The Consolation of Moral Perfection

St Francis of Assisi by Stefano di Giovanni

Father Frassinetti states that Christian perfection “is in itself the sum and substance of all the good things which form true happiness in this life, and give the most certain hope of beatitude in the life to come. In the first place, the greatest happiness of this mortal life undoubtedly consists in the testimony of a good conscience that does not accuse us of sin. . . . The soul that has not to reproach itself with having deliberately offended against God feels an interior conviction of living for God alone; and this is an ineffable consolation.”

“The more we abhor sin, the more difficult it is for us to fall into sin. Indeed it is impossible for us to fall into sin as long as we abhor it; for sin must be voluntary in those who commit the same in order to be sin; and it cannot be voluntary in us as long as we abhor it. And is not this the greatest consolation to a soul that loves God—to a soul that desires to insure its own salvation?”

“He who despises small failings will, by little and little, fall into great ones. . . . We see that fervent souls who cautiously guard themselves from venial sin, although, now and then, by reason of human frailty they may fall into it, never commit mortal sin; whereas those tepid souls who make light of venial sins, and do not endeavour to avoid them, not only commit a great number, but find themselves easily carried on into mortal sin.”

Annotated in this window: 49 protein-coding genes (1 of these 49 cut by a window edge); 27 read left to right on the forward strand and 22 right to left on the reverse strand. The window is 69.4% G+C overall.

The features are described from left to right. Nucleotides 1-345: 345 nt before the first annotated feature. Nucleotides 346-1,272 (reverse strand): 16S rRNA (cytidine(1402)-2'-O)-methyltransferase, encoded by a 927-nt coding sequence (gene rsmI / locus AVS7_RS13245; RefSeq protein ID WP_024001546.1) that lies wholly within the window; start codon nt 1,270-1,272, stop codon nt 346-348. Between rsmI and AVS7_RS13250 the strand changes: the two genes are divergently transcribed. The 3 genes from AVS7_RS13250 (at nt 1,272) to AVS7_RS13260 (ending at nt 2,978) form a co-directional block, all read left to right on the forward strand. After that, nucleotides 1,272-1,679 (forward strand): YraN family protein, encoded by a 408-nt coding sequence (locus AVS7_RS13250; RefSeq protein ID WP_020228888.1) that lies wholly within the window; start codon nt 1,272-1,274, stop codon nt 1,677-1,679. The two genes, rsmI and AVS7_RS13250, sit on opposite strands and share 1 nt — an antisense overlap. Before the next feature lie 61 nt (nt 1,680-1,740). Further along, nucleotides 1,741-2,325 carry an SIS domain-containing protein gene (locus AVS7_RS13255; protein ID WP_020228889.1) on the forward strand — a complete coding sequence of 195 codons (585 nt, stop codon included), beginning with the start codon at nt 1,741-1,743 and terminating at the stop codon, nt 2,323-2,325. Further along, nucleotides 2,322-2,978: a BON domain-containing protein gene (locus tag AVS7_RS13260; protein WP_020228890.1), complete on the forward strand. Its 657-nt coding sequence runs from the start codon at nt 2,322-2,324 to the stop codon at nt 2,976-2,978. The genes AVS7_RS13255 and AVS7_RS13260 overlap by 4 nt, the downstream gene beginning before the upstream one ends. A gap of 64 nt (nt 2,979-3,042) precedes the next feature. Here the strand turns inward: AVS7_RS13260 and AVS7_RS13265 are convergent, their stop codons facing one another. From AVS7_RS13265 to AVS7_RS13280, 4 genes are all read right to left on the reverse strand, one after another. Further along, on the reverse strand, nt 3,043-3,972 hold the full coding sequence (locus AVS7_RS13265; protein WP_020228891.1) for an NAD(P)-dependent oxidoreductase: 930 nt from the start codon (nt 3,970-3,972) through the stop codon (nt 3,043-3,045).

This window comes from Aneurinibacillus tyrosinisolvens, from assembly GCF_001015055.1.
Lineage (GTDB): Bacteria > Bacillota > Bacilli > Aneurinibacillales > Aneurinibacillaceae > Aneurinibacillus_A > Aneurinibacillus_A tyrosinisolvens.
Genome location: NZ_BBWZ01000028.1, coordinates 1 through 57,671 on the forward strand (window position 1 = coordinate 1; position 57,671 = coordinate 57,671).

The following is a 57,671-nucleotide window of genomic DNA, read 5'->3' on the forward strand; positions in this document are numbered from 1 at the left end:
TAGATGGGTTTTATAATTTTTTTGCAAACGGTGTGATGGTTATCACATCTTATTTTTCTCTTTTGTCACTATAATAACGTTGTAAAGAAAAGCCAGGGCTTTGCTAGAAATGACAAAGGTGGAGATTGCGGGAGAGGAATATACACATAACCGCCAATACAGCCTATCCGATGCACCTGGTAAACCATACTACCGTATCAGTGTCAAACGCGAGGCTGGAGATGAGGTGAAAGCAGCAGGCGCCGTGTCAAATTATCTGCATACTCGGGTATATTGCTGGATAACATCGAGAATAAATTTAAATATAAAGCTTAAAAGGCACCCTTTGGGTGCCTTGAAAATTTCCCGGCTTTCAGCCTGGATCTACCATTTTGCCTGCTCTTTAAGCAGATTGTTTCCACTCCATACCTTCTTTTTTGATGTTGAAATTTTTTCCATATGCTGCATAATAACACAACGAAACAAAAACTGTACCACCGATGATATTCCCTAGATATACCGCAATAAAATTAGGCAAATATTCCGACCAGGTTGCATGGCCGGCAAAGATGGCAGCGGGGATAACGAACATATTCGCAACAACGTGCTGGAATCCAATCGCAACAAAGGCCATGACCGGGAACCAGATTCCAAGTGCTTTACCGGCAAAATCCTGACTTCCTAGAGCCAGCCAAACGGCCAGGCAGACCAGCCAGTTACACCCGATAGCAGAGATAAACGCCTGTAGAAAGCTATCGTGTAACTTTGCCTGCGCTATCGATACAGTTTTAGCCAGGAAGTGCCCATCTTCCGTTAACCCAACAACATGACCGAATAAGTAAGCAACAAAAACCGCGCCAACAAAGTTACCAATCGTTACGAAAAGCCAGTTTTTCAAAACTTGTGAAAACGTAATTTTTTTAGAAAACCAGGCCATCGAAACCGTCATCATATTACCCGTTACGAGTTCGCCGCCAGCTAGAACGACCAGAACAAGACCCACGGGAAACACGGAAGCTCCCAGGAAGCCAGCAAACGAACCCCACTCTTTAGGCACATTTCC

“A wise prince enriches his subjects with many gratuitous gifts, and by reason of his goodness he often gives even to the unworthy; yet who are they that enjoy the greatest amount of favour but those subjects who are the most loyal, the most faithful, and the most zealous for his honour? Ought we not to believe that in the distribution of His graces He will prefer to give most to those who prize them the most, and who try the hardest to correspond with them?”

Quotations from Joseph Frassinetti, The Consolation of the Devout Soul, trans. Georgiana Lady Chatterton (London: Burns and Oates, 1876).

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